July 13, 2024

CBN raises MPR to 18%, cites Buhari’s plan to remove petrol subsidy

… subsidy removal will definitely push up inflation further – Kale, former DG NBS


Oredola Adeola


The Central Bank of Nigeria (CBN) Monetary Policy Committee (MPC) has voted at its February 2023 meeting to raise the monetary policy rate (MPR) by 50 basis points from 17.5% to 18%, in preparation for the total removal of petrol subsidy by the outgoing administration, before May 2023.

Godwin Emefiele, Governor of CBN, made this announcement on Tuesday at the end of the second MPC meeting for the year on Tuesday.

Zainab Ahmed, Minister of finance, budget and national planning, last week during a courtesy visit to the headquarters of Voice of Nigeria in Abuja, disclosed that the controversial petrol subsidy will be removed before the end of outgoing President Muhammadu Buhari’s tenure on May 29, 2023.

According to him, the monetary policy tightening was as a result of the planned petrol subsidy removal which is due to happen before the end of the outgoing President Mohammadu Buhari’s administration in May.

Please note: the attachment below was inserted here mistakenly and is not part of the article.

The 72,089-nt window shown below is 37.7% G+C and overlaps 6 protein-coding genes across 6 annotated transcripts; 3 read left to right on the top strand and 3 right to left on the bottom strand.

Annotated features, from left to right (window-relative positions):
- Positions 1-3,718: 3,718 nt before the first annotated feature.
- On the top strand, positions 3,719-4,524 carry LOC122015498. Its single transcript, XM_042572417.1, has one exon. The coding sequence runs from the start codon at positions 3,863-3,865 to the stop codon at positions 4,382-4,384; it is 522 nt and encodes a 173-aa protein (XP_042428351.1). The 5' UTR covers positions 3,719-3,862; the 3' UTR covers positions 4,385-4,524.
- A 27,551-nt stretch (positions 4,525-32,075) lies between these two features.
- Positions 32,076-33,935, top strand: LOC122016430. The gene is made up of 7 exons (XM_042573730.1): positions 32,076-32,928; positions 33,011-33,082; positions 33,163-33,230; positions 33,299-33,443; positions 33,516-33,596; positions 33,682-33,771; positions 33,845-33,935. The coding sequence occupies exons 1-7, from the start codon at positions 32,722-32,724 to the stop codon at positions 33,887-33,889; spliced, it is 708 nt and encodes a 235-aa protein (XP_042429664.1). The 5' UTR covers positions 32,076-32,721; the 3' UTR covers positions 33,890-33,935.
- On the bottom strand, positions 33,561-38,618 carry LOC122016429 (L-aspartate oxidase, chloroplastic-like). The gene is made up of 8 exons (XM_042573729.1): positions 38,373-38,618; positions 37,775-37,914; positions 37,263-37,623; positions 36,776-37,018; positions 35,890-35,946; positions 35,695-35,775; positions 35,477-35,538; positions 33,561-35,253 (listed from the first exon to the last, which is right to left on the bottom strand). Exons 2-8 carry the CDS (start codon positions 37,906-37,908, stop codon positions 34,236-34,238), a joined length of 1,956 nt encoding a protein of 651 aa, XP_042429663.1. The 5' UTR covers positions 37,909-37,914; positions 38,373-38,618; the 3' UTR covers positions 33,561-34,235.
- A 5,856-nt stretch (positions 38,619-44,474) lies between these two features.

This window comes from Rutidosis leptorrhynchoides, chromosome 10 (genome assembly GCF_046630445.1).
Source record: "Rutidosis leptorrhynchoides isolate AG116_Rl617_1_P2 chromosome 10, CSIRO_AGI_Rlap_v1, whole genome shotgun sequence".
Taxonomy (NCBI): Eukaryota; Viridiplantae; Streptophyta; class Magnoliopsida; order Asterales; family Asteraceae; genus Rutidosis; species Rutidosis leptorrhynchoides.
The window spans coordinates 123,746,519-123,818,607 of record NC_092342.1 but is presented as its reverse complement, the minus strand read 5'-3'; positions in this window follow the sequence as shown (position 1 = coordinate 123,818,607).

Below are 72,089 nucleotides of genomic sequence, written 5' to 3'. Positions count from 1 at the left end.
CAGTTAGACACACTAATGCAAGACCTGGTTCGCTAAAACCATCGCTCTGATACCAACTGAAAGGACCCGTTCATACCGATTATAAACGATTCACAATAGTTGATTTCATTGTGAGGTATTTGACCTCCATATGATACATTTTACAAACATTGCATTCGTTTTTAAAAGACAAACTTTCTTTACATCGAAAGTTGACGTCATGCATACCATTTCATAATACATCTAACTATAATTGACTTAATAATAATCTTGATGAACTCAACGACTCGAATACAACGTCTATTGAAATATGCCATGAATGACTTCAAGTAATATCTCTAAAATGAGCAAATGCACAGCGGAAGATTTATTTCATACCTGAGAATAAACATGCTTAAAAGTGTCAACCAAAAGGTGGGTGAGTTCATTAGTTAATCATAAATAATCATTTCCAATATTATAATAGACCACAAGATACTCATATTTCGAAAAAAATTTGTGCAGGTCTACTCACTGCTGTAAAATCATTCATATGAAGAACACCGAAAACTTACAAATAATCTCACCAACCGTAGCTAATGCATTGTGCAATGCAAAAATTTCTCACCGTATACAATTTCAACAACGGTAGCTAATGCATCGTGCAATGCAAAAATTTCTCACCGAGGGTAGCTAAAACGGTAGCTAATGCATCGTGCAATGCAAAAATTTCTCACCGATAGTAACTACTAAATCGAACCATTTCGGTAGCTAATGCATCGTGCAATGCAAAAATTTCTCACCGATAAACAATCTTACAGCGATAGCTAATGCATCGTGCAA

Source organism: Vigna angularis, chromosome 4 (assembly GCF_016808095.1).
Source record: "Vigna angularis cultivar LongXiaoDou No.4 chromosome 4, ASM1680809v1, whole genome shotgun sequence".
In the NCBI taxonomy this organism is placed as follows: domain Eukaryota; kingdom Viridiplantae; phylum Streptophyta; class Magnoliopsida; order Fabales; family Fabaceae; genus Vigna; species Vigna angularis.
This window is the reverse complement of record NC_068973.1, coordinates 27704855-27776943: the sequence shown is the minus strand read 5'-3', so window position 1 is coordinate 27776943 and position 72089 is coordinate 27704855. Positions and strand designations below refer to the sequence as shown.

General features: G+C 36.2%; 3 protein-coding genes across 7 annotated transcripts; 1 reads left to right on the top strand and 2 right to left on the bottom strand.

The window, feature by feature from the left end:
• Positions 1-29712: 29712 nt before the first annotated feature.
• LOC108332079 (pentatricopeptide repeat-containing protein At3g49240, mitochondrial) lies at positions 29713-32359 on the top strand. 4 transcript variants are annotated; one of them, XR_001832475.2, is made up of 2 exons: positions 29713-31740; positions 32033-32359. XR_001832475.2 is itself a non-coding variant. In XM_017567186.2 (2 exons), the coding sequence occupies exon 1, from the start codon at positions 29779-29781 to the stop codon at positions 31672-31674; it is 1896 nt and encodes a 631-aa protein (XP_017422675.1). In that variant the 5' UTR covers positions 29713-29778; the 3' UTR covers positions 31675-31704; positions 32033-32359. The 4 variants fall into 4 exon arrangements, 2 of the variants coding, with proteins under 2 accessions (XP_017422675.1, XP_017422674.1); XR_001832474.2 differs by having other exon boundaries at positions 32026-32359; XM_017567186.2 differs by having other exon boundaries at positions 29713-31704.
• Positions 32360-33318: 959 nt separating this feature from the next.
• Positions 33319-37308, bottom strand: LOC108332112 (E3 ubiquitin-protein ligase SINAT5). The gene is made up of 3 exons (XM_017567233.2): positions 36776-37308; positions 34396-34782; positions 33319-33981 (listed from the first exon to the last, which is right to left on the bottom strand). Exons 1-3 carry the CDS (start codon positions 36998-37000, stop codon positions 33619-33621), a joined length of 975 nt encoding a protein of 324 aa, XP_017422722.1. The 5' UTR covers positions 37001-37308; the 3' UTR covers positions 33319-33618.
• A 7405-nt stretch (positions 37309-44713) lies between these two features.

Emefiele said, “Whether we like it or not subsidy removal will likely happen before the end of this administration in May 2023.

“To reduce the gap in the negative real rates, we will continue to tighten but more moderately.

Dr. Yemi Kale, Partner, Chief Economist & Head Research KPMG Nigeria, in his reaction to the CBN’s decision, revealed that the monetary authority has maintained a hawkish stance by raising the MPR to 18%, based on his prediction.

He said, “This will probably continue if inflation stays higher and until its effect is reflected on the Gross Domestic Product (GDP).

“The impending subsidy removal, cited by the CBN, is an interesting tactic by the current administration before it leaves. This decision is definitely needed for policy backup.

“Subsidy removal will definitely push up inflation further, so CBN’s anticipatory move is spot on if it does happen.

The former Statistician-General/CEO Nigeria Bureau of Statistic (NBS) however noted that the decision of the CBN to push MPR rates up will not matter much, simply because of cost-push inflation.

“But at what point does a higher rate of risk, slower growth and higher non-performing loans (NPLs)?” Dr. Kale noted.